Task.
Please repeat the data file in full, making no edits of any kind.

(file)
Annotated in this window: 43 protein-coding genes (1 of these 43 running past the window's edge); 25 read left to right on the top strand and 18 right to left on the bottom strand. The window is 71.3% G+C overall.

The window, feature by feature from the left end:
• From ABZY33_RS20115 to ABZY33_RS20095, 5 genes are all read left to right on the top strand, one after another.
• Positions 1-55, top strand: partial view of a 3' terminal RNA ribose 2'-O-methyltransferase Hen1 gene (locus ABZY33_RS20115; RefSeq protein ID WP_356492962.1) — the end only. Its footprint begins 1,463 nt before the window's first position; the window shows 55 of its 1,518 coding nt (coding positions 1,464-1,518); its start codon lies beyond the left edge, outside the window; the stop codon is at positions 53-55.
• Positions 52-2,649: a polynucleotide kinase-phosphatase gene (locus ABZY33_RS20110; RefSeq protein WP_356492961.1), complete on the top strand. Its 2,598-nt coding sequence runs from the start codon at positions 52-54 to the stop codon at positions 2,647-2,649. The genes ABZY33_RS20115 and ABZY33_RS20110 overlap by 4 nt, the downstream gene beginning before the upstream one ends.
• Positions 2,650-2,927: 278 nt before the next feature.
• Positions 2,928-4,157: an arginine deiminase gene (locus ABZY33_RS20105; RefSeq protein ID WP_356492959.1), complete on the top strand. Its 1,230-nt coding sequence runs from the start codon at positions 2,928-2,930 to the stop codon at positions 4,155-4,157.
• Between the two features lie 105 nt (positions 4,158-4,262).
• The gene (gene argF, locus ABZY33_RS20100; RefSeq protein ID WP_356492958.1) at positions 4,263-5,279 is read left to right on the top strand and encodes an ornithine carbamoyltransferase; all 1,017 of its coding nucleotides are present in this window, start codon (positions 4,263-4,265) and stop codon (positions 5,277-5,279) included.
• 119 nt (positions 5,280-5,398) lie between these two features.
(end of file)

Annotated in this window: 43 protein-coding genes (1 of these 43 running past the window's edge); 25 read left to right on the top strand and 18 right to left on the bottom strand. The window is 71.3% G+C overall.

The window, feature by feature from the left end:
• From ABZY33_RS20115 to ABZY33_RS20095, 5 genes are all read left to right on the top strand, one after another.
• Positions 1-55, top strand: partial view of a 3' terminal RNA ribose 2'-O-methyltransferase Hen1 gene (locus ABZY33_RS20115; RefSeq protein ID WP_356492962.1) — the end only. Its footprint begins 1,463 nt before the window's first position; the window shows 55 of its 1,518 coding nt (coding positions 1,464-1,518); its start codon lies beyond the left edge, outside the window; the stop codon is at positions 53-55.
• Positions 52-2,649: a polynucleotide kinase-phosphatase gene (locus ABZY33_RS20110; RefSeq protein WP_356492961.1), complete on the top strand. Its 2,598-nt coding sequence runs from the start codon at positions 52-54 to the stop codon at positions 2,647-2,649. The genes ABZY33_RS20115 and ABZY33_RS20110 overlap by 4 nt, the downstream gene beginning before the upstream one ends.
• Positions 2,650-2,927: 278 nt before the next feature.
• Positions 2,928-4,157: an arginine deiminase gene (locus ABZY33_RS20105; RefSeq protein ID WP_356492959.1), complete on the top strand. Its 1,230-nt coding sequence runs from the start codon at positions 2,928-2,930 to the stop codon at positions 4,155-4,157.
• Between the two features lie 105 nt (positions 4,158-4,262).
• The gene (gene argF, locus ABZY33_RS20100; RefSeq protein ID WP_356492958.1) at positions 4,263-5,279 is read left to right on the top strand and encodes an ornithine carbamoyltransferase; all 1,017 of its coding nucleotides are present in this window, start codon (positions 4,263-4,265) and stop codon (positions 5,277-5,279) included.
• 119 nt (positions 5,280-5,398) lie between these two features.